It’s tough to resist sticking your hands into the dirt to make sure there are actually potatoes growing. In my experience, there’s no reason you can’t carefully check on them, as long as it’s not too often. Just be cautious not to shake things up too much, but you’ll feel anywhere from grape-sized potatoes up to fist-sized ones.
Your Plants are Talking, Learn How to Listen
The question is, when is the perfect time to harvest potatoes from your garden? The answer is picking up on the changes that the plants go through throughout the growing process.
When the potato plants are still lush and green, keep watering and weeding to ensure the plants stay healthy and dedicate their energy to producing your potatoes. Keep caring for them the same way while they’re flowering.
You can harvest some potatoes before the full crop is done growing. A few weeks after the flowers on the plants start to die off, you can gently loosen the surrounding soil with your hands and feel for small, thin-skinned potatoes. These new potatoes can be harvested without damaging the other potatoes that are still growing from the same plant.These young potatoes are super tender and have a sweet flavor. Delicious!
Potato plants gradually start to die when the potatoes are done growing. When you see the plants starting to die back, it’s a good time to harvest a few potatoes at a time. There’s nothing quite like having them for dinner that same day!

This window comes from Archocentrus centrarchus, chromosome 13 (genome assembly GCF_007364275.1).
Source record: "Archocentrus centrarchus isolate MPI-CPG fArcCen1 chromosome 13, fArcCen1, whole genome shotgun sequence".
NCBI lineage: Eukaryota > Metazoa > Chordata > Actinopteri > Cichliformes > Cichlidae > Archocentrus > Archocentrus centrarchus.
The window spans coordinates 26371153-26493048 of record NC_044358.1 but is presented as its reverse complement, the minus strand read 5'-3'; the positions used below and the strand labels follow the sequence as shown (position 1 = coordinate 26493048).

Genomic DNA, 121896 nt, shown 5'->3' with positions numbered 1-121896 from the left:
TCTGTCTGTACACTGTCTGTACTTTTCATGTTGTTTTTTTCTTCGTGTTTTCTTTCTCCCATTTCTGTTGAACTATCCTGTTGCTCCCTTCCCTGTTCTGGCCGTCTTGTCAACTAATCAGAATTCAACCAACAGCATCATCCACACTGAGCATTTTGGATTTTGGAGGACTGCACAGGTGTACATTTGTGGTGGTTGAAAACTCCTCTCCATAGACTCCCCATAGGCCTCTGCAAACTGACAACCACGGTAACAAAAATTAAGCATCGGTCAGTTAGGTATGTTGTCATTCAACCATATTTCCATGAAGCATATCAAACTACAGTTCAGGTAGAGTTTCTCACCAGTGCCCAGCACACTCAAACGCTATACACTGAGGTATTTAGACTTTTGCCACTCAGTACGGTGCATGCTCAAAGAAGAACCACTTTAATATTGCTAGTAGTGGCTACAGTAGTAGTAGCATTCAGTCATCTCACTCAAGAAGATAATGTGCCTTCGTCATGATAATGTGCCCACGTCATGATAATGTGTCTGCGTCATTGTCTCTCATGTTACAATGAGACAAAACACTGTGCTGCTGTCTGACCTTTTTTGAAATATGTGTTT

How to Harvest Potatoes
The easiest way to harvest a few potatoes at a time is to use your hands and dig right in. You’ll notice that they are usually all located at around the same depth in the ground. Gently pull the potatoes out of the ground, and they will easily separate from the root.
When a plant is completely dead, you will know that it’s time to harvest all of the potatoes. This means the plant is no longer giving the tubers energy to grow. In my garden, this has not simultaneously happened to all of my potato plants.
Sometimes, some plants will be completely dead while others are still flowering. Don’t be in a rush – It’s okay to leave the potatoes in the ground after the plant has died back. The skin actually toughens while the potatoes are in the ground, however, remove the potatoes from the ground before the first frost, or they may be damaged.
An entire potato crop can be harvested at once for storage. The best time to harvest is after it hasn’t rained for a few days. A pitch fork is probably the quickest and easiest way to harvest a large amount of potatoes. Just carefully loosen the soil around the plant and lift the hill up with the pitch fork. The plant can be easily lifted right out of the ground.
Storing Potatoes after Harvest
Once the potatoes are harvested, leave them outside for a few hours to dry, and keep them out of direct sunlight. Don’t use water to remove the dirt, or it will take a long time to dry and increase the likelihood of rotting or mold. Instead, brush them off with a rag or soft-bristle vegetable brush.
After this initial drying, the potatoes should be moved to cure for a couple of weeks. Ideally, you want to cure potatoes in a cool, dark room with high humidity and good ventilation. After curing, these potatoes can be stored for months. Potatoes can be stored in wooden crates, mesh bags, or cardboard boxes, as long as there are openings for ventilation.